We are independent & ad-supported. We may earn a commission for purchases made through our links.
Advertiser Disclosure
Our website is an independent, advertising-supported platform. We provide our content free of charge to our readers, and to keep it that way, we rely on revenue generated through advertisements and affiliate partnerships. This means that when you click on certain links on our site and make a purchase, we may earn a commission. Learn more.
How We Make Money
We sustain our operations through affiliate commissions and advertising. If you click on an affiliate link and make a purchase, we may receive a commission from the merchant at no additional cost to you. We also display advertisements on our website, which help generate revenue to support our work and keep our content free for readers. Our editorial team operates independently of our advertising and affiliate partnerships to ensure that our content remains unbiased and focused on providing you with the best information and recommendations based on thorough research and honest evaluations. To remain transparent, we’ve provided a list of our current affiliate partners here.

Are There Laws Concerning Cell Phone Use?

By Sherry Holetzky
Updated May 17, 2024
Our promise to you
WiseGeek is dedicated to creating trustworthy, high-quality content that always prioritizes transparency, integrity, and inclusivity above all else. Our ensure that our content creation and review process includes rigorous fact-checking, evidence-based, and continual updates to ensure accuracy and reliability.

Our Promise to you

Founded in 2002, our company has been a trusted resource for readers seeking informative and engaging content. Our dedication to quality remains unwavering—and will never change. We follow a strict editorial policy, ensuring that our content is authored by highly qualified professionals and edited by subject matter experts. This guarantees that everything we publish is objective, accurate, and trustworthy.

Over the years, we've refined our approach to cover a wide range of topics, providing readers with reliable and practical advice to enhance their knowledge and skills. That's why millions of readers turn to us each year. Join us in celebrating the joy of learning, guided by standards you can trust.

Editorial Standards

At WiseGeek, we are committed to creating content that you can trust. Our editorial process is designed to ensure that every piece of content we publish is accurate, reliable, and informative.

Our team of experienced writers and editors follows a strict set of guidelines to ensure the highest quality content. We conduct thorough research, fact-check all information, and rely on credible sources to back up our claims. Our content is reviewed by subject-matter experts to ensure accuracy and clarity.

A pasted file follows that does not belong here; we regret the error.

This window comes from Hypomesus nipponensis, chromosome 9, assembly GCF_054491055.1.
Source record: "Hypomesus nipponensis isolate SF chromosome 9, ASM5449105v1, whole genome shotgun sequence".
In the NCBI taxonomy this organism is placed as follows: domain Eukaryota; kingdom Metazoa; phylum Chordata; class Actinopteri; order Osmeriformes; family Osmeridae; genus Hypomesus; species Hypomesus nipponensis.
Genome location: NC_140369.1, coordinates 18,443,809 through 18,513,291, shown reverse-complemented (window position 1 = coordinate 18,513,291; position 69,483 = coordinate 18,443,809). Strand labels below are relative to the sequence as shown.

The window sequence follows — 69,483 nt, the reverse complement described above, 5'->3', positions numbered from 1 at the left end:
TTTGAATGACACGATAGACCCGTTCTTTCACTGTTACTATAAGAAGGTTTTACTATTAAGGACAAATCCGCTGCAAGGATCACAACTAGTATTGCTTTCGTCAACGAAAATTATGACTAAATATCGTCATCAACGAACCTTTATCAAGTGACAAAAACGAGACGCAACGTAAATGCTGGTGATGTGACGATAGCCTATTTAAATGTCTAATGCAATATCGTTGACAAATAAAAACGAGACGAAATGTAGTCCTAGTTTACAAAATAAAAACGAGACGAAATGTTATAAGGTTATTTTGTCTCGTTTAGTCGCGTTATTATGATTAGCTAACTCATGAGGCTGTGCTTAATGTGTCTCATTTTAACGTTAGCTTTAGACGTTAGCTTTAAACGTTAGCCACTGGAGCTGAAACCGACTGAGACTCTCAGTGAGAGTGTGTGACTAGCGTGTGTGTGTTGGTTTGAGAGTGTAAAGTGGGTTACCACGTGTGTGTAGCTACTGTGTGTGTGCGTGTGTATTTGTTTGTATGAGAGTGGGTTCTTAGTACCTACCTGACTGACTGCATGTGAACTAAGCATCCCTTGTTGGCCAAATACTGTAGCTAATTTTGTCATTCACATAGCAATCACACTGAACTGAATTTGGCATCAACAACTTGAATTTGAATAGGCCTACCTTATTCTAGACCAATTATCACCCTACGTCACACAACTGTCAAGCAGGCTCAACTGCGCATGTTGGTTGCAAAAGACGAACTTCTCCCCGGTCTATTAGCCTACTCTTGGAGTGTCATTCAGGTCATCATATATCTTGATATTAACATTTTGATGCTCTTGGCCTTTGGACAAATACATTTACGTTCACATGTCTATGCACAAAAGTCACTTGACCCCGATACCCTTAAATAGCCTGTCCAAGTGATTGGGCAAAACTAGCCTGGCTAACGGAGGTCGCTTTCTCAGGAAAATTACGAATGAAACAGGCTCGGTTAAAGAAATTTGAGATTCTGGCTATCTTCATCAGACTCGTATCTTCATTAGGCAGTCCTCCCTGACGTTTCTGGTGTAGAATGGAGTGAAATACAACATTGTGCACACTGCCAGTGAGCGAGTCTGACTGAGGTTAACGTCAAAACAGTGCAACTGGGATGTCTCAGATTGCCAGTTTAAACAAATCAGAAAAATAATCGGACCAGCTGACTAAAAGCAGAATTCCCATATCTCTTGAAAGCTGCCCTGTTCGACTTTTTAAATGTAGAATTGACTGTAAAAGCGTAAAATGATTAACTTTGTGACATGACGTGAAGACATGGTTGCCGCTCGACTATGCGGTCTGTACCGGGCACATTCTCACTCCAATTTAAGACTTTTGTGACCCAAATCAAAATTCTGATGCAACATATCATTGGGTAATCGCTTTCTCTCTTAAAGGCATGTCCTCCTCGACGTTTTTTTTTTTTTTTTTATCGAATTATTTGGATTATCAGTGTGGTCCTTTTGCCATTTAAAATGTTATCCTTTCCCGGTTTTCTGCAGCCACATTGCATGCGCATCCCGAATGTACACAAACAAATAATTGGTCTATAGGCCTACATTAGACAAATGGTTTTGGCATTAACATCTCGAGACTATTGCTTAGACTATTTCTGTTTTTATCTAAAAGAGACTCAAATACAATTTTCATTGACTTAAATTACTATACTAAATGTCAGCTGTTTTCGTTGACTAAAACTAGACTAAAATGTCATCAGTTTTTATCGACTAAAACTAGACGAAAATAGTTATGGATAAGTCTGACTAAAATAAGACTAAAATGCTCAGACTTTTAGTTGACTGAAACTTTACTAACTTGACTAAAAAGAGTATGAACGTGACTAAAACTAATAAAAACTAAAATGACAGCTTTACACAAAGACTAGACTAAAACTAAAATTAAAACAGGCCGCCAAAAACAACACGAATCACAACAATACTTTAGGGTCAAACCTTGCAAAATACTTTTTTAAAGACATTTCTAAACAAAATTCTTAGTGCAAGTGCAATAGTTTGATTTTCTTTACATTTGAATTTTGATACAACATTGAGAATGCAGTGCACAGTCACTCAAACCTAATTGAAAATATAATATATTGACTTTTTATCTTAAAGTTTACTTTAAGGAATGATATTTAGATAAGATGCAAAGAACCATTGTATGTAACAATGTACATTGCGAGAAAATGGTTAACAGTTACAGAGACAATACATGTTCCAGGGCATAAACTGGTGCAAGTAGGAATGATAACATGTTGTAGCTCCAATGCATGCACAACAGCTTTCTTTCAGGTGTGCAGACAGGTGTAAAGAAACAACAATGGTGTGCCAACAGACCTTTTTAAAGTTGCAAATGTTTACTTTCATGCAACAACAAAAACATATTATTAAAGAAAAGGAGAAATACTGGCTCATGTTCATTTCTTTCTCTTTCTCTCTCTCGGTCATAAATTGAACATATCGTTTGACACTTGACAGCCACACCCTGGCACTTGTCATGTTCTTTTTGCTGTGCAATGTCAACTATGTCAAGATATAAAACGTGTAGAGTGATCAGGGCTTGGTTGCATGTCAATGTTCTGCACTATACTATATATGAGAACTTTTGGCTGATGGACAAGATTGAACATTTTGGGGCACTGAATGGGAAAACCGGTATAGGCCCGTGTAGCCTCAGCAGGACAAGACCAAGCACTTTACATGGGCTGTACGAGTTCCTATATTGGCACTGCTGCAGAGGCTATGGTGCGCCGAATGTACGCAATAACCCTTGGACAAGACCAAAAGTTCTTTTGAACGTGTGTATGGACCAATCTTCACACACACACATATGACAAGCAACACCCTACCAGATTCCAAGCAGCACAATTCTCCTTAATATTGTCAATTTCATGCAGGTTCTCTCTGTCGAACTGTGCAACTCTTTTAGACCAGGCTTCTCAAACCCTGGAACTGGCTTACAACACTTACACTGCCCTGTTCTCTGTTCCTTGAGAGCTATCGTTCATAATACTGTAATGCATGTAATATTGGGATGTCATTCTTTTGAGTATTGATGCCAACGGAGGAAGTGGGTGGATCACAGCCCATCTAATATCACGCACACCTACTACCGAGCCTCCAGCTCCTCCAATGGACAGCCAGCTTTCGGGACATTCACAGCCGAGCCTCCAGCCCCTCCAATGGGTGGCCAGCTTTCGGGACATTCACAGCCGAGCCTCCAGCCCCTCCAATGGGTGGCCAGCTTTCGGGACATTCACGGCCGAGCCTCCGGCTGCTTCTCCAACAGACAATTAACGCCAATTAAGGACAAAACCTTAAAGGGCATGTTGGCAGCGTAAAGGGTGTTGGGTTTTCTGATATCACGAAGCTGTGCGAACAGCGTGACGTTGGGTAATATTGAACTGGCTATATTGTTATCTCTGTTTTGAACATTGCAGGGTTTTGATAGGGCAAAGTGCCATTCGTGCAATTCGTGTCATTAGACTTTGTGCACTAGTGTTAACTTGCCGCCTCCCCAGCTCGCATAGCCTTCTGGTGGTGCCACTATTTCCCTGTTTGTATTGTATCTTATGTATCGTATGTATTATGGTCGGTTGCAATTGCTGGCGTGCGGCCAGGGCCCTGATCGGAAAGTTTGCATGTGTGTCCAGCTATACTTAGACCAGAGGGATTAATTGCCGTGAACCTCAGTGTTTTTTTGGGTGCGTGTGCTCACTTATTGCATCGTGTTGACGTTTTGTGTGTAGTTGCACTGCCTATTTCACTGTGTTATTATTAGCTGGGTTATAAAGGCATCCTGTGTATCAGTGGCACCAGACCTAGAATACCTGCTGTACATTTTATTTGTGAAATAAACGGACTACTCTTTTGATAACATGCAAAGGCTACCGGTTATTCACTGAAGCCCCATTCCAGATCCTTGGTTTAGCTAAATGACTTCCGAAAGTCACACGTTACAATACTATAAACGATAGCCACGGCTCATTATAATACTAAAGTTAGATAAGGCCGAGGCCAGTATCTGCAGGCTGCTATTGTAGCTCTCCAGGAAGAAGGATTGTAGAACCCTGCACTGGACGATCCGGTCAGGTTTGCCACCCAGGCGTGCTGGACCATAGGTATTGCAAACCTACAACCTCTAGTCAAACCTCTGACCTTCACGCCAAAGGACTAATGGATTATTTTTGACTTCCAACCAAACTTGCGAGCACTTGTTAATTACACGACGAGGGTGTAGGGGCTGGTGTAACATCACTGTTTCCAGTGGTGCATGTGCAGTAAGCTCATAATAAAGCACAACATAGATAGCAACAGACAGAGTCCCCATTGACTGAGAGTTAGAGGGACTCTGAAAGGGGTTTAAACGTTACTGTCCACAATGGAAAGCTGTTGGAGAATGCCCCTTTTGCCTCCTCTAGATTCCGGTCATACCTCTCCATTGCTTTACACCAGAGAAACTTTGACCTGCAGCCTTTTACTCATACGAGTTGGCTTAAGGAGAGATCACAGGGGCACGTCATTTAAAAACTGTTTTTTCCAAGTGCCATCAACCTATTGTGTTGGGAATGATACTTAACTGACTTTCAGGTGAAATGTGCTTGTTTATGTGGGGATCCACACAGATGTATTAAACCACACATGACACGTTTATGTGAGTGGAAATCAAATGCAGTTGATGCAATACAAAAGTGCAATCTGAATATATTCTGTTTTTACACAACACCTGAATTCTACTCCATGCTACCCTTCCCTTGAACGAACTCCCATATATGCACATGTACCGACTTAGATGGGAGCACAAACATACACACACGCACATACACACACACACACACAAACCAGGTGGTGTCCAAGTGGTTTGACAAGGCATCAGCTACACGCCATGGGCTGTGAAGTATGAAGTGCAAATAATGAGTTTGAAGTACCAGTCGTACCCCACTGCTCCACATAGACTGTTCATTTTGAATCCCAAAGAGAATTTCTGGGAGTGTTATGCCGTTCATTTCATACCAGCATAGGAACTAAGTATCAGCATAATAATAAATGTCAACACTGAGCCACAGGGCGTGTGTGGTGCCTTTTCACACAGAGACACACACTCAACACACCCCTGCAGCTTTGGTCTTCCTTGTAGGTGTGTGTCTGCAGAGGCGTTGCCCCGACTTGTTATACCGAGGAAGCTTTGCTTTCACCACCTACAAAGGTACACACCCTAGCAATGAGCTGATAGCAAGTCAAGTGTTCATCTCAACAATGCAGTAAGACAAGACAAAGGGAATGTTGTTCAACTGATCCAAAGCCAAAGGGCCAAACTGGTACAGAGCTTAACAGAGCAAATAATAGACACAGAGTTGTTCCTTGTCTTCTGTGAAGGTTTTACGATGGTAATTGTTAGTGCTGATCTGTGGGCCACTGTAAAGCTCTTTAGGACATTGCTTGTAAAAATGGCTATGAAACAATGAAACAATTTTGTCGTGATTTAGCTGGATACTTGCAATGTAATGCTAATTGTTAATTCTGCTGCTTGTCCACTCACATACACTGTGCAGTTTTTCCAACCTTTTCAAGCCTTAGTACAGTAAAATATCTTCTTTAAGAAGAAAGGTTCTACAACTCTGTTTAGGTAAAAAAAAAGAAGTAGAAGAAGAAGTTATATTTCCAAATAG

We believe in transparency and maintain editorial independence from our advertisers. Our team does not receive direct compensation from advertisers, allowing us to create unbiased content that prioritizes your interests.

The most common and perhaps the most important laws concerning cell phone use are those related to using a handheld cell phone while driving. These laws protect the safety of other motorists, as well as the driver, since people often become distracted when using a cell phone while trying to drive. New York was the first state in the U.S. to implement such laws in 2001. As of 2006, it was reported that over 40 countries have some type of legislation that either restricts or completely forbids the use of cell phones while driving.

Studies indicate that distractions and inattention are the main causes of auto accidents. While research concludes that cell phones are not necessarily the worst distraction for drivers, the sheer numbers of cell phone users creates cause for concern. As of early 2006, reports indicated that over 200 million people in the U.S. regularly use cell phones.

The dangers are obvious. Not only does a driver have to look at the phone instead of the road in order to dial, but many people also get involved in animated conversations, which can hinder attention to driving. Even laws that restrict handheld cell phones but allow hands-free devices may not be stringent enough, since the distraction caused by engaging in conversation is not lessened by using a hands-free unit. It is also reported by the National Highway Traffic Safety Administration that hands-free cell phone users have to redial nearly twice as often as those with handheld phones.

The intent may be to create greater safety in regard to cell phone use while driving, but there are other issues in play as well. In today’s litigious world, people have learned to blame companies for such accidents, since businesses generally have deeper pockets and more insurance coverage than individuals. Lawsuits have been filed naming companies whose employees are at fault for accidents that occurred while using a cell phone for company business.

Manufacturer liability may also become a serious issue. The idea has been suggested in the North Dakota Law Review. The premise is that if manufacturers fail to warn cell phone users of the dangers while driving, they too may be held liable for accidents.

WiseGeek is dedicated to providing accurate and trustworthy information. We carefully select reputable sources and employ a rigorous fact-checking process to maintain the highest standards. To learn more about our commitment to accuracy, read our editorial process.
Discussion Comments
WiseGeek, in your inbox

Our latest articles, guides, and more, delivered daily.

WiseGeek, in your inbox

Our latest articles, guides, and more, delivered daily.